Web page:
In southern China, police intercepted three foreigners trying to sneak over the border with precious cargo — more than 3,600 crocodiles. By the time police arrested the smugglers, 42 of the Siamese crocs (an endangered species) had died of dehydration and overheating. But if the police hadn’t intervened, the rest would have met an equally gruesome fate, as dinner for the culinarily adventurous in Guangdong province. This was a particularly large load: The crocodiles weighed more than 17 tons in all. But according to the Guardian, environmental watchdogs like Zheng Yuanying, southern China program director for Green Eye of China, …
In the U.S., June heat broke 2,284 daily maximum temperature records and tied a further 998. Here's what that looked like for the lower 48 states.
Socially conscious graffiti is nice and all, but we prefer it when street artists have a sense of humor. So this work by artist (or art collective) Bored is right up our alley (ha) — it uses 3D sculpture to turn the streets of Chicago into a Monopoly board.
It’s worth cleaning off your monitor before you watch this extraordinary video — full-screen, of course — so there’s no dust or smudges interfering with your sense that you’re hovering over the glowing planet as it turns beneath you.
In the Age of the Anthropocene, nature is what humans make it. LEGO took this idea quite literally when it graced the Australian town of Broken Hill, in New South Wales, with these giant versions of LEGO flowers and trees.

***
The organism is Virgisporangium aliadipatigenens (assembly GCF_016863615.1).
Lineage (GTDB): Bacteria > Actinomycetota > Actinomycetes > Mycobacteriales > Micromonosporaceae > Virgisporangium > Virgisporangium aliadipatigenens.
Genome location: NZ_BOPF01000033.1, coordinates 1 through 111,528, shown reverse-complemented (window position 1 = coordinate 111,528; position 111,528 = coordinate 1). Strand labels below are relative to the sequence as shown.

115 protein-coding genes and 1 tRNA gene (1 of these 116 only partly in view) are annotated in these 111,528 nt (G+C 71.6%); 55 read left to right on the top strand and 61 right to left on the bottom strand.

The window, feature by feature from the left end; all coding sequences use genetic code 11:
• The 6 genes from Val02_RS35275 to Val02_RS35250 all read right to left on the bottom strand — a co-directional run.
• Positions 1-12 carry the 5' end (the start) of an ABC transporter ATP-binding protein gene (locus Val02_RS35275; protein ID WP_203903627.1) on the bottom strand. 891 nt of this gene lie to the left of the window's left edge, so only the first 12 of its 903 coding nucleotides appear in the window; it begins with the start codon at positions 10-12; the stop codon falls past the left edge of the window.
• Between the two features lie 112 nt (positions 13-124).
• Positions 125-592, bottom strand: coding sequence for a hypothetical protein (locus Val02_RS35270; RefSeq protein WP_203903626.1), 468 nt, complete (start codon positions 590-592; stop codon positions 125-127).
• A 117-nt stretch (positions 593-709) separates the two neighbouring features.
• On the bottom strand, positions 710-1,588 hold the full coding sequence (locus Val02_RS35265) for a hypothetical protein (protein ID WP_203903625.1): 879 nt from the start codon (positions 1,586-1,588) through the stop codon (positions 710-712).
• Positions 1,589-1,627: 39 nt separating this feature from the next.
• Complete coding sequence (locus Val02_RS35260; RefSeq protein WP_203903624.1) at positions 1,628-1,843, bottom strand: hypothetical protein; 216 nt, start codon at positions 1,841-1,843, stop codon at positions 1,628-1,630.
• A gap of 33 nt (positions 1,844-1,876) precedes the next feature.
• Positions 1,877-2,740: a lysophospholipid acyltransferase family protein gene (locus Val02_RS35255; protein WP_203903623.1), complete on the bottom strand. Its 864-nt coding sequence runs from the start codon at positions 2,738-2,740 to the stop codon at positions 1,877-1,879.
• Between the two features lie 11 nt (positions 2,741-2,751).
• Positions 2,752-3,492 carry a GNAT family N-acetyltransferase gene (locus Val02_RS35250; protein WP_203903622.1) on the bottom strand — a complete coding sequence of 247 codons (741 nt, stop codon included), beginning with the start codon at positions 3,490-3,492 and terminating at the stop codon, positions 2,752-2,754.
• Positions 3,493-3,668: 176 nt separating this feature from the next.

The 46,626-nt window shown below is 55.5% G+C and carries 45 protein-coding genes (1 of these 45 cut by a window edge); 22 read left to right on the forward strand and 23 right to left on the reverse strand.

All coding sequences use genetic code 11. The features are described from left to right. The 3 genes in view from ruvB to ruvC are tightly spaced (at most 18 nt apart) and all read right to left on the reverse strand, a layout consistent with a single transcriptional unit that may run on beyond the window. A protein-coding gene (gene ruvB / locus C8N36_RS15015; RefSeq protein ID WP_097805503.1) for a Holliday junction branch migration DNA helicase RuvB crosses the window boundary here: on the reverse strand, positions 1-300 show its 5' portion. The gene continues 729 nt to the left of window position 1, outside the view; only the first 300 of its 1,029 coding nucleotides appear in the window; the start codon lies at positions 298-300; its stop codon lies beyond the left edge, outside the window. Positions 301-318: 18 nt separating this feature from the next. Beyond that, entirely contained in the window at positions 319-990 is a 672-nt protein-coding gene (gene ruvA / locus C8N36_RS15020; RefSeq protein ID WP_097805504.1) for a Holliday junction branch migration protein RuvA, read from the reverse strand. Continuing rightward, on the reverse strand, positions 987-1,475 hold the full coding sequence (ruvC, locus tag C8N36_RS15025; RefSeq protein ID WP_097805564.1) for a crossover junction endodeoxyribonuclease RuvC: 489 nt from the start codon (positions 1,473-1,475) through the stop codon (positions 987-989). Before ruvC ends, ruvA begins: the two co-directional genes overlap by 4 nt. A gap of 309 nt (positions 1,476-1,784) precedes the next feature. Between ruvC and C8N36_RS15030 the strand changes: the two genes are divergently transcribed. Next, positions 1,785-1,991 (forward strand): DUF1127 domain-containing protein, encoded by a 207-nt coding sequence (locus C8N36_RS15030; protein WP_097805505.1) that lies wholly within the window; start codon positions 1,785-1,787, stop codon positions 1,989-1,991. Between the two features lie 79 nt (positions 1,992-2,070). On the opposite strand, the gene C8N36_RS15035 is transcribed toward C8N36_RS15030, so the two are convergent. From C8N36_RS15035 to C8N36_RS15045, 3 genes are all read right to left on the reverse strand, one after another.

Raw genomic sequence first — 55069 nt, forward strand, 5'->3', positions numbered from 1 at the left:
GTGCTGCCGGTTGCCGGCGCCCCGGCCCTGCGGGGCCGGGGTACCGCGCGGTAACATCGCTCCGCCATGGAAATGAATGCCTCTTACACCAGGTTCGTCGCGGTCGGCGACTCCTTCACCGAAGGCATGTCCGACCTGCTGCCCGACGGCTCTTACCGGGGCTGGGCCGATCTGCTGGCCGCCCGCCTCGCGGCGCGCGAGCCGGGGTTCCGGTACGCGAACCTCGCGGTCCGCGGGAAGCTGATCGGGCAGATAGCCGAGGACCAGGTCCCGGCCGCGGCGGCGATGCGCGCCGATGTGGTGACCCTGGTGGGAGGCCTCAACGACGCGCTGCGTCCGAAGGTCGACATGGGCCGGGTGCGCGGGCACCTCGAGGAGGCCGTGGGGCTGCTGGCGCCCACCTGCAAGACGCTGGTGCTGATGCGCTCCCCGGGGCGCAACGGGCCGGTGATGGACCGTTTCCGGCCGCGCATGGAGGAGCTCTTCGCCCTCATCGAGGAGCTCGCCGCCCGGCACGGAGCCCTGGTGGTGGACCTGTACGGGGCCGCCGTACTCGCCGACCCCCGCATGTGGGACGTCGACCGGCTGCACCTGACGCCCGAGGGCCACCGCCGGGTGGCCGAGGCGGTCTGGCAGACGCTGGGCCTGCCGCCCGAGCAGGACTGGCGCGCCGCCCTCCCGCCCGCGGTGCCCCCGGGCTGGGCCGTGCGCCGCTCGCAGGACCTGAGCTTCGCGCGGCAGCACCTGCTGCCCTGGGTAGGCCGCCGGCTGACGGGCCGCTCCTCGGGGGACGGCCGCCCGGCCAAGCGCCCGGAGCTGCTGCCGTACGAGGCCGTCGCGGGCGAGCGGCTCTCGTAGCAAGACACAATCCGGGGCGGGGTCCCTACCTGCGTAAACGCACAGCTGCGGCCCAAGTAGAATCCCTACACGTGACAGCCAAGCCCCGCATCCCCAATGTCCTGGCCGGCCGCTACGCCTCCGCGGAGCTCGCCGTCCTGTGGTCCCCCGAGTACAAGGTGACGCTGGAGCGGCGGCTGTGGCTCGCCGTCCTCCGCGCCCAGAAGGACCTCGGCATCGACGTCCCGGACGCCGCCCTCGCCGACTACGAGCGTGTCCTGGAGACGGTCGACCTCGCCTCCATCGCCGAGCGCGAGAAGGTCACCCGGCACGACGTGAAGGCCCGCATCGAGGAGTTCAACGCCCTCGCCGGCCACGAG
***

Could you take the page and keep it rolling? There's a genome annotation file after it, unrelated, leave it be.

If those reusable “I am not a plastic bag” totes earn glances of hippie-hating scorn from the populace, the THANK YOU THANK YOU bag helps green-minded people blend into the crowd while still sticking to their principles.
Need we say more?
This image from NASA (click to embiggen) shows the scar from the Waldo Canyon fire in Colorado. It’s a false-color image — the fields aren’t actually running red with blood out there, yet — but the size of that burned patch is no illusion. Compare it to the city of Colorado Springs in the lower right corner, or the Air Force Academy airfield in the upper right.
The dinosaur shown in this new fossil, which is so great it almost looks fake, is called Sciurumimus albersdoerferi — Sciurumimus means “squirrel mimic.” That’s undoubtedly because of its lush, bushy tail, perfectly preserved in fine-grained sediment. But that’s not a furry squirrel tail you’re looking at; it’s all feathers, and the discovery of S. albersdoerferi suggests that most dinosaurs had them. The smooth, scaly dinosaurs you remember from your childhood pajamas are a myth.
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